Tweaked enzyme may treat spine injury and stroke damage

"Since we've overcome one of the key challenges of using chondroitinase ABC, we hope that this will open new opportunities for the use of this enzyme as a therapeutic," says Marian Hettiaratchi. (Credit: readerwalker/Flickr)

Researchers have redesigned an enzyme proven to help regrow damaged nerve tissue in animals but too unstable for use in humans, researchers report.

With stability added, researchers could potentially repurpose the enzyme, chondroitinase ABC, to help reverse the nerve damage strokes cause and as a treatment for spinal cord injuries.

A major challenge for healing in such cases is the formation of glial scars that the cells and biochemicals that knit together around damaged nerves rapidly create. Initially the scarring offers a protective shield but over time it inhibits nerve repair.

“A glial scar is similar to other scars that form when you injure other parts of the body in that it protects the tissue from further damage, but glial scars don’t heal and remodel into healthy tissue like other scars typically do,” says Marian Hettiaratchi, an assistant professor at the Phil and Penny Knight Campus for Accelerating Scientific Impact at the University of Oregon.

“Chondroitinase ABC is a promising therapeutic protein, because it can degrade components of the glial scar, allowing healthy neurons to regrow.”

Natural chondroitinase ABC, she notes, loses most of its activity within 24 hours. The redesigned version is active for seven days. The enzyme was discovered two decades ago in the bacterium Proteus vulgaris. In animals, it has helped return lost function after severe spinal cord injury.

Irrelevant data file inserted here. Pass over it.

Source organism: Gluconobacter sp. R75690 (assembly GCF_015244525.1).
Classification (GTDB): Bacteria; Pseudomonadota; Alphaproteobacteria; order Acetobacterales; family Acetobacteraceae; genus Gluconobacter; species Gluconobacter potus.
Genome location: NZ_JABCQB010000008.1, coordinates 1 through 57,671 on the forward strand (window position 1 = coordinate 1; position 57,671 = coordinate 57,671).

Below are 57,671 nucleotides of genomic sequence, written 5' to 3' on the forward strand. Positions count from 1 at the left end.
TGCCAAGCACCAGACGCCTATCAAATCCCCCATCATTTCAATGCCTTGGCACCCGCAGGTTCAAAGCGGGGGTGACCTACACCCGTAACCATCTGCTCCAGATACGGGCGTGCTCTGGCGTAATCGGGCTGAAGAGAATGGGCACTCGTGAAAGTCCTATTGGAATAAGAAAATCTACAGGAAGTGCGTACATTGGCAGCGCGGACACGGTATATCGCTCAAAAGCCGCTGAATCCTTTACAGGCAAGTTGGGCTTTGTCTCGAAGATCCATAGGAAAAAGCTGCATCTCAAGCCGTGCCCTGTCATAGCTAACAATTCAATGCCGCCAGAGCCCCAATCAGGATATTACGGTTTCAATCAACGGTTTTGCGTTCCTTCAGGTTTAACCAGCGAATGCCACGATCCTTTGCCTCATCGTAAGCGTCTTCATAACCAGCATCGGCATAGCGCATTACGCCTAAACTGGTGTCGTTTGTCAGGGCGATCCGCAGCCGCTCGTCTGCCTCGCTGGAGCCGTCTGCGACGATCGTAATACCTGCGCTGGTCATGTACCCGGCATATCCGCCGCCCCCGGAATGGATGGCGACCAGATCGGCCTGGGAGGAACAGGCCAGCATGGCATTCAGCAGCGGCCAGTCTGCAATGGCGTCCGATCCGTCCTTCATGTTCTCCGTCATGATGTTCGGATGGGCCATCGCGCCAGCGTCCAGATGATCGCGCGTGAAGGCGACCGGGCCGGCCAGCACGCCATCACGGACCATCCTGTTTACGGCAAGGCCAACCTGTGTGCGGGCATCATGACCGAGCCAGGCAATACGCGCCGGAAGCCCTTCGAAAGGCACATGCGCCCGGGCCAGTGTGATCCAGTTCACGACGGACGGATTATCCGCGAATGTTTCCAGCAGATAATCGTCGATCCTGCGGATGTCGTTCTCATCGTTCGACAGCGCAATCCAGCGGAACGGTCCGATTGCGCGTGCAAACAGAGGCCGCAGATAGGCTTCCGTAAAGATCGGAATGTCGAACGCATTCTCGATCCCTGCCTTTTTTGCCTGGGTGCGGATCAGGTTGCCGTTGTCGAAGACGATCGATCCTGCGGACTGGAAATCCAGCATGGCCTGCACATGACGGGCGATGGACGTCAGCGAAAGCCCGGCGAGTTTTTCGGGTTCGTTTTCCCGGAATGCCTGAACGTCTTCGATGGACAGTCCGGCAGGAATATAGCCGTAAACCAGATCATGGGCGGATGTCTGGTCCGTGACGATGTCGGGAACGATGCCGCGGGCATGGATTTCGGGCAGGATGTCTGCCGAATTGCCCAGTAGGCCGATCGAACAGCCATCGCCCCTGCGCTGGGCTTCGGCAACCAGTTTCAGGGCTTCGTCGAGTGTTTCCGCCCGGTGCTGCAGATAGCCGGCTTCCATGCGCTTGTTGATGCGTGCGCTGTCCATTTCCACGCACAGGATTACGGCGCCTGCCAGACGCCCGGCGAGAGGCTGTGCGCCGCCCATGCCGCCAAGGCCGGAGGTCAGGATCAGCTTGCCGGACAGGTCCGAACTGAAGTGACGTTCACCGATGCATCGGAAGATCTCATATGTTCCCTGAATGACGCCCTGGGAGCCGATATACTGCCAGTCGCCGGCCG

The natural enzyme is stable in its bacterial environment but once inside a body it is fragile, says senior author Molly Shoichet, a professor of chemical engineering at the University of Toronto.

“It aggregates, or clumps together, which causes it to lose activity,” Shoichet says. “This happens faster at body temperature than at room temperature. It is also difficult to deliver chondroitinase ABC because it is susceptible to chemical degradation and shear forces typically used in formulations.”

Various teams, including Shoichet’s, have experimented with techniques to overcome this instability. Some have tried wrapping the enzyme in biocompatible polymers or attaching it to nanoparticles to prevent it from aggregating. Others have tried infusing it into damaged tissue slowly and gradually, in order to ensure a consistent concentration at the injury site.

None of those approaches, however, addressed the instability.

In the new project, the research team altered the enzyme’s biochemical structure.

“Like any protein, chondroitinase ABC is made up of building blocks called amino acids,” Shoichet says. “We used computational chemistry to predict the effect of swapping out some building blocks for others, with a goal of increasing the overall stability while maintaining or improving the enzyme’s activity.”

The team had a lot of possible directions, says co-lead author Mathew O’Meara, a professor of computational medicine and bioinformatics at the University of Michigan.

To narrow down the search space, he says, the team applied computer algorithms that mimicked the types of amino acid substitutions found in real organisms. This approach, known as consensus design, produces mutant forms of the enzyme that don’t exist in nature but are plausibly like those that do.

In the end, the team ended up with three new candidate forms of the enzyme, but only one was both more stable and more active.

The next step will be to test the enzyme in the same kinds of experiments where the natural enzyme was previously used.

“This approach has not yet been used by tissue engineers interested in delivering therapeutic proteins for regenerative medicine,” Hettiaratchi says. “Since we’ve overcome one of the key challenges of using chondroitinase ABC, we hope that this will open new opportunities for the use of this enzyme as a therapeutic.”

The research appears in Science Advances.

Funding for the research came from the Natural Sciences and Engineering Council of Canada and the Canada First Research Excellence Fund.

Source: University of Oregon